Linux in Government: DHS Secretary Ridge Gives the Go Ahead to Linux
Like many government contractors, the provider of ERN (Emergency Response Network) Systems maintains a low profile. When you ask the CEO, Jo Balderas, for references she politely says, "the Federal Bureau of Investigation, the Department of Public Safety and the Department of Homeland Security". That's quite an impressive list, and it represents only a few of the company's clients.
When you ask for a technology snapshot Jo says, "currently we use an enterprise open-source software stack known as LAMP (Linux, Apache, MySQL and PHP). We also use an appliance to support rapid deployment and to minimize total cost of ownership. Our roadmap has us integrating the OASIS Common Alerting Protocol (CAP) version 1.0 and Justice XML standards within six months."
CAP enables the exchange of emergency alert and public warning information over data networks and computer-controlled warning systems. Justice XML is evolving into a method for justice and public-safety groups to import and export data from multiple databases and publish it in various formats. Justice XML officially is known as the Global Justice XML Data Model.
ERN Systems has supported the Dallas FBI Emergency Response Network since May 2001, through both the September 11 terrorist attacks and the Space Shuttle Columbia disaster. On September 11, 2001, the FBI used ERN to immediately locate InfraGard personnel to confirm their immediate statuses and any anomalies. Within minutes, InfraGard partners such as American Airlines, EDS, Sabre and members of the banking and defense industry provided status reports and contact numbers. The Dallas FBI began to use ERN to communicate with InfaGard in the post-9/11 investigation period and continues to use it today.
On February 1, 2003, the FBI used ERN during the Space Shuttle Columbia disaster. The crash occurred at 8:05 am. By 8:10 am, FEMA had contacted FBI Dallas requesting a phone number for Johnson Space Center (JSC) in Houston, as no one (FBI, FBI HQ, FEMA, OHS) could reach the published number. FBI used ERN to locate all law enforcement personnel in the Houston area. A Houston intelligence officer provided the cell phone for JSC's Director of Security. By 8:15 am, using ERN, all 800 numbers and JSC instructions were transmitted by the FBI to the public and to first responders.
On June 23, 2004, DHS and the FBI launched the first Homeland Security Information Network-Critical Infrastructure Program in Dallas using ERN. Additional implementations are scheduled to follow in Seattle, Indianapolis and Atlanta. Homeland Security decided to turn the initiative into a pilot program. Each site will operate this year to determine if ERN can become the application for other cities across the country. One might think that ERN's three-year history of reliable and critical performance would prove sufficient evidence.
After spending time with the founders and creators of the ERN project, I quickly realized that they could face a critical political challenge from the vendor lobby. As noted in last week's article, "law enforcement cannot work effectively when the people in decision-making positions in our government fail to empower them. Currently, the evidence points vividly to state CIOs who have failed to implement any of the "value add" they claim to have."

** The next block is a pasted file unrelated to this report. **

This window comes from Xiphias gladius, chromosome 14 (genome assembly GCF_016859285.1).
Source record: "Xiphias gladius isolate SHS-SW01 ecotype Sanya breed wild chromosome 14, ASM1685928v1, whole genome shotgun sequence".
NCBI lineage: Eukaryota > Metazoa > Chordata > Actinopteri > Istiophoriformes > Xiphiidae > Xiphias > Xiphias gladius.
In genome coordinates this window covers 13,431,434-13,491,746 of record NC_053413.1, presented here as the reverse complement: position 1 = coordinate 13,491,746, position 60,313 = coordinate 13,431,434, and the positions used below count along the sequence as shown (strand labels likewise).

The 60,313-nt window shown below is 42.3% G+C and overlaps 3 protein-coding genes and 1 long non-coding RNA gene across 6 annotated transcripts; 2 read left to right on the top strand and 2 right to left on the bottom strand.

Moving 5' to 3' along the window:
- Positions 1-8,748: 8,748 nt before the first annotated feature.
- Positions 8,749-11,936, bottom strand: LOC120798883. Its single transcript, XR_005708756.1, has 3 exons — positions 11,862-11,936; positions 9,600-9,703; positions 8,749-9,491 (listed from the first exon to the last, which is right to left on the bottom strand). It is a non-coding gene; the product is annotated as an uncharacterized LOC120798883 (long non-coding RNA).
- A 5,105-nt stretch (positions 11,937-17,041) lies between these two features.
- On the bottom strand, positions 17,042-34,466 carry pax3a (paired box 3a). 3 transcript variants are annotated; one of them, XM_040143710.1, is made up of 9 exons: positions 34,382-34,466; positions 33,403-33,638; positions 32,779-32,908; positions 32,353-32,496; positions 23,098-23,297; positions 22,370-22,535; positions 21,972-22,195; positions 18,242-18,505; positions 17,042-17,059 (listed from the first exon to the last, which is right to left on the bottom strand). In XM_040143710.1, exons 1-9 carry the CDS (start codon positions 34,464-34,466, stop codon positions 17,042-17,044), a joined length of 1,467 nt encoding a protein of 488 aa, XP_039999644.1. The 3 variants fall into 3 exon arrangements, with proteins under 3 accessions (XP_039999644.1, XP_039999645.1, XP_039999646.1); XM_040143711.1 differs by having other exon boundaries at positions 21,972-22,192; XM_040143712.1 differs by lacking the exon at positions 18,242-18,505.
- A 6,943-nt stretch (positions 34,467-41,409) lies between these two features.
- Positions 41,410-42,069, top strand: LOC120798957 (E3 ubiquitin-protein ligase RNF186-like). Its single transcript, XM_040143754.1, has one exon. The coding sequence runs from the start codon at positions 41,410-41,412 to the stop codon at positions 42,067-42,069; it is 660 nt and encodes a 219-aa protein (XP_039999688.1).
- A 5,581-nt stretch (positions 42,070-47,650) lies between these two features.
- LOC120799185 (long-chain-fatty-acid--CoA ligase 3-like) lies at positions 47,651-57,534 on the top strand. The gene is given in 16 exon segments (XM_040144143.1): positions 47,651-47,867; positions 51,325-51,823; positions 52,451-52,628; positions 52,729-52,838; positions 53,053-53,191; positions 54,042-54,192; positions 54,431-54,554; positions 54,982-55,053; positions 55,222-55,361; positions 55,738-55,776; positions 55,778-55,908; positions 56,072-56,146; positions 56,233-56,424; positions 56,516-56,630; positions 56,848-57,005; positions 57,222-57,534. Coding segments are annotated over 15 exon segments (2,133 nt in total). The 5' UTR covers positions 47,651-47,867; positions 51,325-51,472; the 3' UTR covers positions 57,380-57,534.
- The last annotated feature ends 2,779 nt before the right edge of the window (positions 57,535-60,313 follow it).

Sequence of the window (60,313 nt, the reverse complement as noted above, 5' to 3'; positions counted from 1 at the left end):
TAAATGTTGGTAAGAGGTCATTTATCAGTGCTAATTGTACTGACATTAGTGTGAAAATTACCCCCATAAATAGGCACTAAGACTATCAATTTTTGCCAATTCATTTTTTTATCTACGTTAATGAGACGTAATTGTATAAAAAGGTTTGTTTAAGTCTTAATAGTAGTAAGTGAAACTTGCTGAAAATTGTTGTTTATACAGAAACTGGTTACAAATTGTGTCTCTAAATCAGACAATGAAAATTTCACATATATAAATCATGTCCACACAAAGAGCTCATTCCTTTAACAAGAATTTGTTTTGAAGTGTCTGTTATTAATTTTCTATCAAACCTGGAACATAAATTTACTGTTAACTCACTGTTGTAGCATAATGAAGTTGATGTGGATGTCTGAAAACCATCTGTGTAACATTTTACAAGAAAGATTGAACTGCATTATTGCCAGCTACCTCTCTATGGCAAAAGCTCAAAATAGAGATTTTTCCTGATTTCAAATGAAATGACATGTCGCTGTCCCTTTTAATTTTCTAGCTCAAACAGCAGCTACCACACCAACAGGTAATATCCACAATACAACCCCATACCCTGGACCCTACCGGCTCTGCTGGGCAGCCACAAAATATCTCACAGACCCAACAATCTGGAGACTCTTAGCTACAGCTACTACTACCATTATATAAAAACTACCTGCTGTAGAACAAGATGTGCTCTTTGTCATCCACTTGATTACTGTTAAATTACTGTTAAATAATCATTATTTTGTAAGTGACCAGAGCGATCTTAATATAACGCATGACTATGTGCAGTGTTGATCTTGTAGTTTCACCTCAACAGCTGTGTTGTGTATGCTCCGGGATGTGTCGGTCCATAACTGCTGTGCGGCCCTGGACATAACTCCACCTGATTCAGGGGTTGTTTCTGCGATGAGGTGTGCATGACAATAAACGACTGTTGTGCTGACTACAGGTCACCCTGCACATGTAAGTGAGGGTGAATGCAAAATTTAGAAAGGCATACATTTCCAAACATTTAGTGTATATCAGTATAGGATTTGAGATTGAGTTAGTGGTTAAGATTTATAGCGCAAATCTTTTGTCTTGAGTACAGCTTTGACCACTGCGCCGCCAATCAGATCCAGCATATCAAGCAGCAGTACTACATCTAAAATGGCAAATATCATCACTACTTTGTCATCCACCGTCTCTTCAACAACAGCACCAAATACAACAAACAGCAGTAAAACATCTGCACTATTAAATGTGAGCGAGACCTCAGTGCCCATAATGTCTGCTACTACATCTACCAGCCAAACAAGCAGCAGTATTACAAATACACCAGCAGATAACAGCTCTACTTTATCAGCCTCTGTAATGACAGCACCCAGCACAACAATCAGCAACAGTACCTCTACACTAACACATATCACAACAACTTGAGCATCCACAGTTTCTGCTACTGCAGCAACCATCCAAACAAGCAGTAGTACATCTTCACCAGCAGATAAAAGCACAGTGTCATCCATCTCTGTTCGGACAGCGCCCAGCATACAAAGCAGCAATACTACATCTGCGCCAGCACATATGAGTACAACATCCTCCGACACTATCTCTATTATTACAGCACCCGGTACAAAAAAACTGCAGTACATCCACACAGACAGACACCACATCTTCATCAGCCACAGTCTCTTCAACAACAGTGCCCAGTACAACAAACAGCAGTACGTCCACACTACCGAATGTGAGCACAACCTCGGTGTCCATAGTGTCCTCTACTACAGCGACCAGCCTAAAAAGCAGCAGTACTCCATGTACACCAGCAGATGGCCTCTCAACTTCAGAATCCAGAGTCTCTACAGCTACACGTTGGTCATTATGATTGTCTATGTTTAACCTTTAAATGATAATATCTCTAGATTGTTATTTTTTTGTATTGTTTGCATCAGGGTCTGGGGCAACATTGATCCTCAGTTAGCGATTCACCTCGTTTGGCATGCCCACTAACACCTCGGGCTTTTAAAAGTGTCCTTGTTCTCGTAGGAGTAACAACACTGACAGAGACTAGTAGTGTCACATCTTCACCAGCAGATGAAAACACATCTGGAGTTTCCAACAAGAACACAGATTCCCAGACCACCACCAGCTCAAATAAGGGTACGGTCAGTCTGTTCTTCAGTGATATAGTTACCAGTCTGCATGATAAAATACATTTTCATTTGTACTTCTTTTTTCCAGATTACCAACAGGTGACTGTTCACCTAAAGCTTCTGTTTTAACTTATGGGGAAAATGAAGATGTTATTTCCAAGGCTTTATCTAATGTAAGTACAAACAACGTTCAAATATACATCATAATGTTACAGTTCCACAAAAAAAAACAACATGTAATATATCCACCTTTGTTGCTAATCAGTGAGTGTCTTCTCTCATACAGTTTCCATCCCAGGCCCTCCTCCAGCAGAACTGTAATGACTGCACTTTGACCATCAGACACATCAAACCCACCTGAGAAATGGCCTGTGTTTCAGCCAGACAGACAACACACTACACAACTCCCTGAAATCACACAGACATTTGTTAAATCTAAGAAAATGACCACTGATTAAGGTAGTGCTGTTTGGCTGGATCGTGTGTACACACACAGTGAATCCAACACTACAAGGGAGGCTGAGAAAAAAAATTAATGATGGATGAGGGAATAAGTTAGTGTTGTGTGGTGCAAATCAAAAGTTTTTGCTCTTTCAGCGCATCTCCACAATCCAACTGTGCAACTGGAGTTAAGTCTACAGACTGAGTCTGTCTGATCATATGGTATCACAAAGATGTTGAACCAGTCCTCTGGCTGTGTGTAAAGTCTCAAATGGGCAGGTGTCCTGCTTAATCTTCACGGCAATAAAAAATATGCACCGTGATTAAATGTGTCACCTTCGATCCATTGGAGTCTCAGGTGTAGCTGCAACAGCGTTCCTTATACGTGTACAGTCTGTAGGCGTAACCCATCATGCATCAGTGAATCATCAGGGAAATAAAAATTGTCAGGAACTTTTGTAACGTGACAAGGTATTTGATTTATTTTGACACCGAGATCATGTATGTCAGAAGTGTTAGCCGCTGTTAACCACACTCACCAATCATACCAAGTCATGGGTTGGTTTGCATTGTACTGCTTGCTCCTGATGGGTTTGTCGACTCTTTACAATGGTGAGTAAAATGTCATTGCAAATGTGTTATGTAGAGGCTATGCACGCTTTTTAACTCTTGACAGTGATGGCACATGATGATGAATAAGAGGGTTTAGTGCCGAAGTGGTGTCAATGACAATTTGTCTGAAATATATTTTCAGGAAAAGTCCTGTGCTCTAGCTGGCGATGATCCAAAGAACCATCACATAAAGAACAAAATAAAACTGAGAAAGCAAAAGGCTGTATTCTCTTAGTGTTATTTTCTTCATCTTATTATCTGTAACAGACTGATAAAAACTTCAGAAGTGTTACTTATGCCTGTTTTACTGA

The same possibly holds true now that ERN officially is out of the bag. Will we discover that "the biggest barriers still remain cultural components, legal components [and] political components", as Tom Richey said. Will those components in regional offices of DHS hamper the rapid deployment of ERN? Will using Linux and open-source components require leaders within DHS to put aside their unfounded prejudices and embrace this technology as the multiplier for solving our security problems? Will they put the nation's interests ahead of their loyalties to larger and more influential vendors?
One would expect Red Hat to assist in this effort because the solution uses Red Hat's Enterprise Linux product. With ERN gaining public exposure, will Red Hat recognize this opportunity quickly? It certainly provides the company with a serious entry into this vital area.
One has to wonder if ERN will run into the regional hurdles of DHS because of the special interests. Will decision makers use their standard techniques of "delay and bury", or will they overcome their allegiances to, say, Microsoft? Simply put, will they give ERN a chance to prove itself?
If not, the country will have to ask some hard questions: Can DHS make sound technology decisions by breaking the hold of influence peddlers? Perhaps, we even could re-form the question by asking: Given the rise of other technologies, such as the LAMP stack, can we trust bureaucrats who have made questionable or inferior technological decisions in the past to make better technological decisions in the future? Or will the sway and tug of marketing, "nobody ever got fired for buying IBM" rationale and other reductionist thinking continue to hold?
Few of us realize that the permanent government runs the country, and that's not necessarily our elected and appointed officials. Actually, one even might say that the permanent government doesn't do that work, at least sometimes not efficiently. The permanent government consists of the long-term civil servants who operate in fiefdoms. When someone gets the blame for the failure of a department, its usually an elected official whose inheritance is his or her agency.
The Dallas FBI worked to put ERN into place. Here's a part of the permanent government that does work and works for the people. Now, they want to share this incredible software solution with the rest of the nation. Will they succeed?
Currently, the Dallas FBI has the ERN system. It has run for three years and uses Linux, Apache, MySQL and PHP. Look elsewhere, and the remainder of the country lacks such a critical application. When you want to report an incident or a suspicious activity, if it doesn't make it to the ERN system, it falls into a hole.